ired of alternative facts, fake news, and breathless hyperbole, two professors at the University of Washington are trying to strike a blow for science.
Their weapon? A new course: “Calling Bullshit In the Age of Big Data.”
The class website and colorful syllabus went online last month and almost instantly went viral.
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“We woke up the next morning to chaos. We had 20,000 visitors, our mailboxes were full, we were getting book offers,” said Carl Bergstrom, a biologist who helped create the course.
Bergstrom’s teaching partner, Jevin West, an assistant professor in UW’s Information School, put it this way: “We just struck a nerve.”
Bergstrom and West are longtime scientific collaborators and have spent years grumbling about the inflated claims, manipulated algorithms, and twisted interpretations of scientific research that they see not just in the popular press, but also in grant applications and scientific papers. “We just thought, instead of griping, we could make a class — a really fun class,” Bergstrom said
Though the course will be held on UW’s Seattle campus — capped at 160 students, it filled in the first minute of online registration — the materials are available free online. Lectures are expected to be posted as well.
The class taps into a growing sense of unease among devotees of the empirical method that valid science is too frequently distorted or dismissed — while outright scams are embraced.
“What I’m finding among scientists is an uneasiness that goes back years, even decades, about an eroding appreciation of science, how it works, and how it’s incorporated into our society. And it seems to be in a crescendo right now,” physicist Rush Holt, chief executive of the American Association for the Advancement of Science, told STAT earlier this week.
Scientists around the world are even organizing a series of marches on Earth Day in April, which they’re billing as “a call to support and safeguard the scientific community.”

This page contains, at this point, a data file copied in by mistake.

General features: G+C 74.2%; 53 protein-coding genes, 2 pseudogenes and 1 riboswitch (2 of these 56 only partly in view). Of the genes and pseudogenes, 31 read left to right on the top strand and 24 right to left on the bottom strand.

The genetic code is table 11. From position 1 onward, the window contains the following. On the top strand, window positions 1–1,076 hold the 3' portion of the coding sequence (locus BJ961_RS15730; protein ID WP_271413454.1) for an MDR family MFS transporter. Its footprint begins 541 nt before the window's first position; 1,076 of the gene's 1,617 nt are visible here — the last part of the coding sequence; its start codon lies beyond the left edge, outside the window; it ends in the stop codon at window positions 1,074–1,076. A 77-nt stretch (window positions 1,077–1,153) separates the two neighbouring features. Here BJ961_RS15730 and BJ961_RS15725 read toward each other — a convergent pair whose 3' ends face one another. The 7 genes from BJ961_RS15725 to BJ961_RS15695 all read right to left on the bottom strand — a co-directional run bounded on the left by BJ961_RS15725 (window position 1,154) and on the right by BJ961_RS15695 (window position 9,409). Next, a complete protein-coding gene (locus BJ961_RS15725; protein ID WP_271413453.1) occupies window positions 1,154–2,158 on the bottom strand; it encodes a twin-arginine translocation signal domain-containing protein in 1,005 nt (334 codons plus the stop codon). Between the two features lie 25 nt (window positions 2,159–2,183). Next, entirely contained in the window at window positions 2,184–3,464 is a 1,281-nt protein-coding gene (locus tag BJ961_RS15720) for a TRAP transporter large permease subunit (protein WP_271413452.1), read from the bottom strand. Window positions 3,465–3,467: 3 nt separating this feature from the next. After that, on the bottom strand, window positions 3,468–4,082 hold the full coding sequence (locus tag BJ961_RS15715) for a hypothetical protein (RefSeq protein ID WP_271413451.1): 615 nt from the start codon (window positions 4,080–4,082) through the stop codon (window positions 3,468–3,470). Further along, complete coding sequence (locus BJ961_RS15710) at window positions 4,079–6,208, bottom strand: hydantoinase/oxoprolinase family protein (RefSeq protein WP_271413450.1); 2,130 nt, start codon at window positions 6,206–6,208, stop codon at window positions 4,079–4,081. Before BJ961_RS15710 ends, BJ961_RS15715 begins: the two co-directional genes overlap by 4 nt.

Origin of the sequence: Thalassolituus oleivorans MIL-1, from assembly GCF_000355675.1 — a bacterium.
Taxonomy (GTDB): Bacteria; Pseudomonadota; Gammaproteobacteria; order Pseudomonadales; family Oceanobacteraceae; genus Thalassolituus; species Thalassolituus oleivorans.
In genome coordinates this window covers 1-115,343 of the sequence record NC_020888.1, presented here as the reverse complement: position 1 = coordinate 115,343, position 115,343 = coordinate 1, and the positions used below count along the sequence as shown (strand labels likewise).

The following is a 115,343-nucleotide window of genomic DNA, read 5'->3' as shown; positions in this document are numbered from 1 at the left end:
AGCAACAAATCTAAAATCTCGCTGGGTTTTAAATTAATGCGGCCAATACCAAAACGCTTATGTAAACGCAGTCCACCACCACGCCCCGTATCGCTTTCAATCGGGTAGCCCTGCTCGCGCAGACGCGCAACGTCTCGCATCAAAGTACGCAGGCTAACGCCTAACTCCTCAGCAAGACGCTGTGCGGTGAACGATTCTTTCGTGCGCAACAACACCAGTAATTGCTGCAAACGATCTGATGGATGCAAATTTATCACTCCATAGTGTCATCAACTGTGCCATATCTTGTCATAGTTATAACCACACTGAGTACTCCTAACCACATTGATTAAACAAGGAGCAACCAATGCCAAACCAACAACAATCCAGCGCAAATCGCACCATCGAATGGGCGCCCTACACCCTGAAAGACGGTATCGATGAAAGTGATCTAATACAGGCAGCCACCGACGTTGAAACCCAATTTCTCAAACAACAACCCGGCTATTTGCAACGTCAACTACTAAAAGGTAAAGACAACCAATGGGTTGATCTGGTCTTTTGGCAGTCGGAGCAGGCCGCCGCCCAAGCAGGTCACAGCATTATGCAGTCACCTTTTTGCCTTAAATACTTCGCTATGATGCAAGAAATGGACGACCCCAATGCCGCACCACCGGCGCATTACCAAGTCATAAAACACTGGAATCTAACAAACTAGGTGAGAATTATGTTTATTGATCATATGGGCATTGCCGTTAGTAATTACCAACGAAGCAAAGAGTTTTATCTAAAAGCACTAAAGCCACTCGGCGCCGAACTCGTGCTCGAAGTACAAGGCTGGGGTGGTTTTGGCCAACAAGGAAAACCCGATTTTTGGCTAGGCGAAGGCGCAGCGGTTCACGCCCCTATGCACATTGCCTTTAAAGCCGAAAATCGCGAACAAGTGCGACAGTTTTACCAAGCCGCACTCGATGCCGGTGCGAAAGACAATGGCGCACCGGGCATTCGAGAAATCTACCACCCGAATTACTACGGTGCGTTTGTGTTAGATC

In Seattle, the professors hope to do their part by dissecting case studies — or, as they call it, “bullshit in the wild” — to demonstrate how scientific data can be manipulated to mislead the public. Examples include a Fox News report on food stamp fraud; the professors promise to explain “how Fermi estimation can cut through bullshit like a hot knife through butter.”
The duo has fielded many requests from other institutions who want to create their own courses using the material. In the name of scientific literacy and a reasoned populace, they are more than happy to share. “No copyright. No trademark. Use it. Take it. Run with it,” West said.
They’ve been pleasantly surprised to see an upswell of interest from high school and middle school teachers, too.
“For them, we’ll have to re-title it ‘Calling Malarky,’” Bergstrom joked.
While others may have reached for a more scholarly term, the course creators were dead set on using bullshit. “There are few synonyms that can match the thump it has,” said West. University officials, he said, have been hugely supportive. The term “bullshit” even appears in the school’s official course catalog.
With no shortage of examples, the two plan to continually update their website. “We have so much bullshit you wouldn’t even believe it,” West said.
Many have asked if the course is a response to President Donald Trump, who has dismissed evidence of vaccine safety and called climate change a hoax. But the course was in the works long before the election. And while Bergstrom makes no secret of his disdain for Trump on his Twitter feed, he wants the course to remain apolitical. He promises to attack misrepresentations of science coming from politicians of any stripe.
“We need a citizenry that’s more informed and has the ability to call bullshit,” West said. “That’s good for everyone.”